Plaintiffs have already demonstrated that self‑help is not beyond their reach. At the hearing, Mr. Woody testified that he had put up a sign at the entrance to his property warning prospective visitors of PCB contamination. (He has since taken down the sign.) Similarly, Mrs. Manley testified that she had begun to make inquiries of experts to determine the effect of PCB contamination on the deaths of their horses. Plaintiffs admit that building a fence is "inexpensive" (indeed, Mr. and Mrs. Manley have erected other, fairly substantial fencing on their property to manage their horses efficiently) and while the demarcation of the boundary may not be cheap, we note that Plaintiffs are not entitled to shift the burden to GM to arrange and pay for expert reports and other costs of litigation. The Seventh Circuit has recognized that the burdens and expenses of the legal process are not irreparable injury. See Owens‑Corning Fiberglass Corp. v. Moran, 959 F.2d 634, 636 (7th Cir.1992).  [FN3]

 

FN3. GM strongly encourages the Court to consider, as evidence against a finding of irreparable harm, the four month delay between the time GM filed its Answer to Plaintiffs' Complaint and the time Plaintiffs filed their Motion for Injunctive Relief. Although the fact of delay between the time a plaintiff knows about or should know about the alleged injury and the time the plaintiff moves for injunctive relief is relevant to a court's finding of irreparable harm, it is not dispositive. See Ideal Industries, Inc. v. Gardner Bender, Inc., 612 F.2d 1018, 1025 (7th Cir.1979). Because four months is a not a long delay as compared to other cases and because it appears GM has not relied to its detriment on Plaintiffs' inaction, we note the delay, but find it of little persuasive value. See, e.g., Ty, Inc. v. Jones Group, Inc., 237 F.3d 891, 903 (7th Cir.2001) (eight month delay not unreasonable); In re: Aimster Copyright Litigation, 2002 U.S. Dist. LEXIS 21453, 2002 WL 31006142, *24 (N.D.Ill.2002) (sixteen or seventeen month delay appears less objectionable when assessed in light of parties' situation and affect on defendant).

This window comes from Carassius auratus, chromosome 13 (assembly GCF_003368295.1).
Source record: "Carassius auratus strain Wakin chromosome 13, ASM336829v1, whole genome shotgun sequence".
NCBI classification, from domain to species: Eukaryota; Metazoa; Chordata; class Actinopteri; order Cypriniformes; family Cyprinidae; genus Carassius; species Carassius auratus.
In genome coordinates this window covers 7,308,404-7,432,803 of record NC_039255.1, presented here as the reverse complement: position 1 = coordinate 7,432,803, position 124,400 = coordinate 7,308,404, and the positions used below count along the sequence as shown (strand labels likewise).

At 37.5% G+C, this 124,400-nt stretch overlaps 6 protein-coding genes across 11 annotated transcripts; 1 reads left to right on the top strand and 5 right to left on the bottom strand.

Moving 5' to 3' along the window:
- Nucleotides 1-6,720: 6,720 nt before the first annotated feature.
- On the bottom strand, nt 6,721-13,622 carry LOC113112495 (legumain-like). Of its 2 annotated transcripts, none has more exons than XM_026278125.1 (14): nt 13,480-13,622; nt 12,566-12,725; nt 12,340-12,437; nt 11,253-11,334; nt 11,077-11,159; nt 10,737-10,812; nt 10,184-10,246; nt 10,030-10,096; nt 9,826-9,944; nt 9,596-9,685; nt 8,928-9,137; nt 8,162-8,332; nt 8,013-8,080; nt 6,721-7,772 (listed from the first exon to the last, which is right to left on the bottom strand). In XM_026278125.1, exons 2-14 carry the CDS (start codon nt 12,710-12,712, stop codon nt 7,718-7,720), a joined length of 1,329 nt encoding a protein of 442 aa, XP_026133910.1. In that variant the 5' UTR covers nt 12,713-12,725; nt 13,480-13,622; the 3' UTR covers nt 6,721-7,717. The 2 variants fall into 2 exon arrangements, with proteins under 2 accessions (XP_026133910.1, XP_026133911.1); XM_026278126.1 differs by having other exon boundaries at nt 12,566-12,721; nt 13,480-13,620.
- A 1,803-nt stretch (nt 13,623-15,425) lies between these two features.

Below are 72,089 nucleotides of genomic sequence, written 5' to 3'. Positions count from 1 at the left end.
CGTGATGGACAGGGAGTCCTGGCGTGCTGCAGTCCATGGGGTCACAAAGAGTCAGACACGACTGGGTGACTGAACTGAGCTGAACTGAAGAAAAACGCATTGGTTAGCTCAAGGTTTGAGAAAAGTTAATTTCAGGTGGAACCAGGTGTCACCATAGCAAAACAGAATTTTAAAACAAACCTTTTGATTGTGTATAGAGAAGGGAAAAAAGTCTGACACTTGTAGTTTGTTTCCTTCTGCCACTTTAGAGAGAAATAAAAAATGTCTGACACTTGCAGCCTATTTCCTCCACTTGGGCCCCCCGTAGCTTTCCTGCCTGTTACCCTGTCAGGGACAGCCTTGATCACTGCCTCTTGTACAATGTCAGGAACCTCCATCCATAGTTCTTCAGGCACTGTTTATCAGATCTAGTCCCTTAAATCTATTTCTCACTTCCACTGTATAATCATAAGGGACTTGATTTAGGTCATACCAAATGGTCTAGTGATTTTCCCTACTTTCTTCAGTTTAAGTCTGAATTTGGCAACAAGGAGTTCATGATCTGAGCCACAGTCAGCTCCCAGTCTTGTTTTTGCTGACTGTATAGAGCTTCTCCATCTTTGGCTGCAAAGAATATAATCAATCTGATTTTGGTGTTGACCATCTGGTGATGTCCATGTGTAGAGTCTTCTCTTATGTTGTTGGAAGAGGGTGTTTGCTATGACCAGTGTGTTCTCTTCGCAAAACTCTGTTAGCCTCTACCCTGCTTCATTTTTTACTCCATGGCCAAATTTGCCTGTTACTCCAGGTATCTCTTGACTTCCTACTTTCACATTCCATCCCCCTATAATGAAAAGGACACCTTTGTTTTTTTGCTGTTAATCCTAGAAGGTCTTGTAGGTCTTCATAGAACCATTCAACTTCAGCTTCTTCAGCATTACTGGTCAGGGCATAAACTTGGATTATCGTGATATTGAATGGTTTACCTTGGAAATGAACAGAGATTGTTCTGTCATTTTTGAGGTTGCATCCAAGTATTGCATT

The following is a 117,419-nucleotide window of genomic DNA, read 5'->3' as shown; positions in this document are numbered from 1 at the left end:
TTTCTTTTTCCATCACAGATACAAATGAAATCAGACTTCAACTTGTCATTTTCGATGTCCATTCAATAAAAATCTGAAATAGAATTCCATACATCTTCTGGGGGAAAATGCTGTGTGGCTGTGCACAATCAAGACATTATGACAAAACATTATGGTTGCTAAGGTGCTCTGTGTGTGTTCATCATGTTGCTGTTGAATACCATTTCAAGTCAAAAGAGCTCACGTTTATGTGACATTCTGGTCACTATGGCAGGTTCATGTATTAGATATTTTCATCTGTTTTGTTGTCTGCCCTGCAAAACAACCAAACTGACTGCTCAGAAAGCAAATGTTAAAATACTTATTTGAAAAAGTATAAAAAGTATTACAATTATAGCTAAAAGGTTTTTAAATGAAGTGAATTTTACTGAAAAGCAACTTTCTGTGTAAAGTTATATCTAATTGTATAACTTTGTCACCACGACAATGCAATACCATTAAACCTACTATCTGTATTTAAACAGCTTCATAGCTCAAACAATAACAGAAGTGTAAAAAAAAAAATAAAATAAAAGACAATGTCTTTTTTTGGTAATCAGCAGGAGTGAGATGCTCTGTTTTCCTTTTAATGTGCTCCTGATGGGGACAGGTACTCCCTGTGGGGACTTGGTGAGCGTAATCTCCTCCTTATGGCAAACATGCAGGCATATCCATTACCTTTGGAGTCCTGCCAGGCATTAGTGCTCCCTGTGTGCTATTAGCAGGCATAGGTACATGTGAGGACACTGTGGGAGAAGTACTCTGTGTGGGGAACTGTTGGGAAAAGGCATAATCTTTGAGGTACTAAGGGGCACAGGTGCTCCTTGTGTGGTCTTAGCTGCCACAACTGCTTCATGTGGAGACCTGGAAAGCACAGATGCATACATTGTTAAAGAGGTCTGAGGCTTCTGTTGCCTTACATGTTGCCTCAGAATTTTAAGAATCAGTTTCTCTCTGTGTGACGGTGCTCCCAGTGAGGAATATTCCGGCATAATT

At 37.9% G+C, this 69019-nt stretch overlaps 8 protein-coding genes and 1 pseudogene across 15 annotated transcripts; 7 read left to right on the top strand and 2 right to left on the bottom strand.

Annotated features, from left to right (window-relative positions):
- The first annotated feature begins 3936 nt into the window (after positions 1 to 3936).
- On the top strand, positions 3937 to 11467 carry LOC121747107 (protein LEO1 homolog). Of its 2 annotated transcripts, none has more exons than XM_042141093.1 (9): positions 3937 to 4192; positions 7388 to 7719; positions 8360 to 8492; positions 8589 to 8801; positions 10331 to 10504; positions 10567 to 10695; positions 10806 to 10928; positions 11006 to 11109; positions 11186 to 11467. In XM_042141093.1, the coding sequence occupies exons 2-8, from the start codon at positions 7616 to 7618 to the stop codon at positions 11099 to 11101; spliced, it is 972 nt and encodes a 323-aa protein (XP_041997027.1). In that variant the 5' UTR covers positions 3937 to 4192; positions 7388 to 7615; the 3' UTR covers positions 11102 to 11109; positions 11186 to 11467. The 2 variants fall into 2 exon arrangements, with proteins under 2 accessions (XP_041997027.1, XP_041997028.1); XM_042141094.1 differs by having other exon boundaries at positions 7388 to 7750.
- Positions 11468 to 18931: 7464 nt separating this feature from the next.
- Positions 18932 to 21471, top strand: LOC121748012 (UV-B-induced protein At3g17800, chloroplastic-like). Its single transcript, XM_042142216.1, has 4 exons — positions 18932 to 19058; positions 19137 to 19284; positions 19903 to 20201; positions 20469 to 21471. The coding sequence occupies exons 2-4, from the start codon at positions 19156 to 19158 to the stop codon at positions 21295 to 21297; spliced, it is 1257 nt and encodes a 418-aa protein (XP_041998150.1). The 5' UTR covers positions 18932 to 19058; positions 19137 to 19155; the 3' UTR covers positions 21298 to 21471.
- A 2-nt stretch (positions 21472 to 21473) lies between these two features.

For the reasons stated above, we hold that Plaintiffs have not made a showing of irreparable harm, and as such, the threshold requirements for a preliminary injunction to issue have not been met. Therefore, Plaintiffs' Motion for Preliminary Injunction must be denied.

 

Conclusion

 

Plaintiffs seek a preliminary mandatory injunction against GM, asking the Court to require GM to demarcate, fence, and place signs around areas of environmental contamination on their properties. For the reasons set forth above, we find that the requirements of a preliminary injunction have not been met. We therefore DENY Plaintiffs' Motion for Injunctive Relief.